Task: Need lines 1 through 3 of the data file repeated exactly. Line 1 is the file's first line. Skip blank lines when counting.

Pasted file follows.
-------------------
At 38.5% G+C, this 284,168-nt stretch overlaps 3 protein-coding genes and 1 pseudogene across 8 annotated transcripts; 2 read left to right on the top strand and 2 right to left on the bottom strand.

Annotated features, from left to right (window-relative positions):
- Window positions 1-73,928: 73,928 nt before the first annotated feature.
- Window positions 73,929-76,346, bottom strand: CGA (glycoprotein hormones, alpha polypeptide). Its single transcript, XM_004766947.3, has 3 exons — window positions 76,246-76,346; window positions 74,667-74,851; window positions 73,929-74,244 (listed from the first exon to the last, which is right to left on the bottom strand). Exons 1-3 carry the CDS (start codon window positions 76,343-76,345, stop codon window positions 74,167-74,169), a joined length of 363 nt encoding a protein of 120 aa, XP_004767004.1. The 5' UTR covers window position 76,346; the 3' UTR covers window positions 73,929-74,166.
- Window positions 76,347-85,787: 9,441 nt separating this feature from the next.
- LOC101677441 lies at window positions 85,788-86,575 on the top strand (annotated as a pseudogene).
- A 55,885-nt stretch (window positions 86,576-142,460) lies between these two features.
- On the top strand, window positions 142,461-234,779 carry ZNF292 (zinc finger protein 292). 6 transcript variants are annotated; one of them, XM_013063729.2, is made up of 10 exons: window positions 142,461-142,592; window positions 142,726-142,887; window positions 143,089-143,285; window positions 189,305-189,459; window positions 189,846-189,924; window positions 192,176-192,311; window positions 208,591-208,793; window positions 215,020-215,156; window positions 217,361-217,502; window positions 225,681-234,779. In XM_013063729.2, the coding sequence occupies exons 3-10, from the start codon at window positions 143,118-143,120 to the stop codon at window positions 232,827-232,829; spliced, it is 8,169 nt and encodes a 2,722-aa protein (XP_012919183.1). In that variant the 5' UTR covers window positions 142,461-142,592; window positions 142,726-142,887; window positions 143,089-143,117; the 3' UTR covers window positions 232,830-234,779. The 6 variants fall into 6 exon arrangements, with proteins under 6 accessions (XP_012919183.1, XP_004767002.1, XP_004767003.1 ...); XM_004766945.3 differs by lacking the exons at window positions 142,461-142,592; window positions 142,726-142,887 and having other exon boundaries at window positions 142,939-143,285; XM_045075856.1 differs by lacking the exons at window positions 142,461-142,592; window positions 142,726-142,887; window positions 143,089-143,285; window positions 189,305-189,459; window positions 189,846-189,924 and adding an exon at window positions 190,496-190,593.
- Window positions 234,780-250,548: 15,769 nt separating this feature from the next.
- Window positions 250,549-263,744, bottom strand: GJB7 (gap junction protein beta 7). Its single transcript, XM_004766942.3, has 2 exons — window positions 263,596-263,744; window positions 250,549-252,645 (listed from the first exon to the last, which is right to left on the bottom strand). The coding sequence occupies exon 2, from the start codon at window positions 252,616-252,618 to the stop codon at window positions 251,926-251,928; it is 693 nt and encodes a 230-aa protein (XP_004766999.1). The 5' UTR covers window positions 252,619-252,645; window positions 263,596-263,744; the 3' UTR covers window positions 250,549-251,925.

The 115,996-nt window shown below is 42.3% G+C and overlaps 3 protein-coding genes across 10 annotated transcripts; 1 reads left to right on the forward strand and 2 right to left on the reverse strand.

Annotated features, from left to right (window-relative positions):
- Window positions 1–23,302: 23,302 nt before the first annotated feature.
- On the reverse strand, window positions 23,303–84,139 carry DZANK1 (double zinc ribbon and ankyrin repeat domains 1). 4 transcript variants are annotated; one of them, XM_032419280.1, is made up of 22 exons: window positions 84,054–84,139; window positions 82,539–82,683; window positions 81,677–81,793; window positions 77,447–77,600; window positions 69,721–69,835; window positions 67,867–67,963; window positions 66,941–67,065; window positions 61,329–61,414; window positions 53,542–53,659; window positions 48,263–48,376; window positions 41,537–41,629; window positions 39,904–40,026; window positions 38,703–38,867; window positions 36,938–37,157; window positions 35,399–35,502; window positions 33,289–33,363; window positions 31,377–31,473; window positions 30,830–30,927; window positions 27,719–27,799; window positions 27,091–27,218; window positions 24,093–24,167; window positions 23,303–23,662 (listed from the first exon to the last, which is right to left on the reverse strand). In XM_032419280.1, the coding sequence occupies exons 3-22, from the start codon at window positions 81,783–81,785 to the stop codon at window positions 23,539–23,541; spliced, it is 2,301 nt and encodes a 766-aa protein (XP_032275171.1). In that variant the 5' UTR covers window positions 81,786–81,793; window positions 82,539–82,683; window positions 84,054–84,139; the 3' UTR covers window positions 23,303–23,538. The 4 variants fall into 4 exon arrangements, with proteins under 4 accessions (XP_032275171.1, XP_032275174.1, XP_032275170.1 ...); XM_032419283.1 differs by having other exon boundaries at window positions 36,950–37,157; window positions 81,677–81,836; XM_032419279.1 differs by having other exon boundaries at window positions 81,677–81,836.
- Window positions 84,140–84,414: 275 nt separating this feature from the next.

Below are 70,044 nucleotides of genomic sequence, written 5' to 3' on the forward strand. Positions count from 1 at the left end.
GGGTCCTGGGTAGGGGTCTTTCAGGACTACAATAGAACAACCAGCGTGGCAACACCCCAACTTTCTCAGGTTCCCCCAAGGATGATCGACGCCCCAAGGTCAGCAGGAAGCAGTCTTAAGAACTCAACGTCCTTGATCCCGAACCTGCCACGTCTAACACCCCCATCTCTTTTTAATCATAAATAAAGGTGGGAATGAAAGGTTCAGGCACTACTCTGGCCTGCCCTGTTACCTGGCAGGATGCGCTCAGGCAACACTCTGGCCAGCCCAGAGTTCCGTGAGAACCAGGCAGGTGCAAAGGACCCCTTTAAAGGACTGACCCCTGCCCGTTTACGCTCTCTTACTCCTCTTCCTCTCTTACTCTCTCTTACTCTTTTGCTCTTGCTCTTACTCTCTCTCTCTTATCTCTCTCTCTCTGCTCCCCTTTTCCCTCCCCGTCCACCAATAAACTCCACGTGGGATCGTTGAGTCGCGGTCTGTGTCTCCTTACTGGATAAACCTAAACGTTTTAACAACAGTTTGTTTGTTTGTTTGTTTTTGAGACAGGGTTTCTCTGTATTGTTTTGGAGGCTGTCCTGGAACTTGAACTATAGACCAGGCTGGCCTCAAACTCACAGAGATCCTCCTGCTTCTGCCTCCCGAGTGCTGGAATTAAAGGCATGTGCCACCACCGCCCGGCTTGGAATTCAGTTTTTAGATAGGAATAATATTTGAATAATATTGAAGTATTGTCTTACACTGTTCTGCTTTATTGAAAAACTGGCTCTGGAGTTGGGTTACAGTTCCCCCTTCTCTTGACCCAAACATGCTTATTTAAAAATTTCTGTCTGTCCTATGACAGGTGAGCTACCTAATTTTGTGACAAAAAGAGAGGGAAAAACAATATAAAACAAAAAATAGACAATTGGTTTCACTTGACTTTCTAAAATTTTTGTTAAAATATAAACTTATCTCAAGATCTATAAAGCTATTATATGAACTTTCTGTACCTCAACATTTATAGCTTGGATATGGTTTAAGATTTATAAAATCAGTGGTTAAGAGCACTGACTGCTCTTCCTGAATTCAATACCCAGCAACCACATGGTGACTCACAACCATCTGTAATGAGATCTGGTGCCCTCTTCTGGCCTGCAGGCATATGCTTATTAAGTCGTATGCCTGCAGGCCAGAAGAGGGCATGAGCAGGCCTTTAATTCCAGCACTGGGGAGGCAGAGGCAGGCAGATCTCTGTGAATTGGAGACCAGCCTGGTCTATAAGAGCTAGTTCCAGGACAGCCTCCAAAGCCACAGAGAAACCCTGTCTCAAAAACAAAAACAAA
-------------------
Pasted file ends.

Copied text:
At 38.5% G+C, this 284,168-nt stretch overlaps 3 protein-coding genes and 1 pseudogene across 8 annotated transcripts; 2 read left to right on the top strand and 2 right to left on the bottom strand.

Annotated features, from left to right (window-relative positions):
- Window positions 1-73,928: 73,928 nt before the first annotated feature.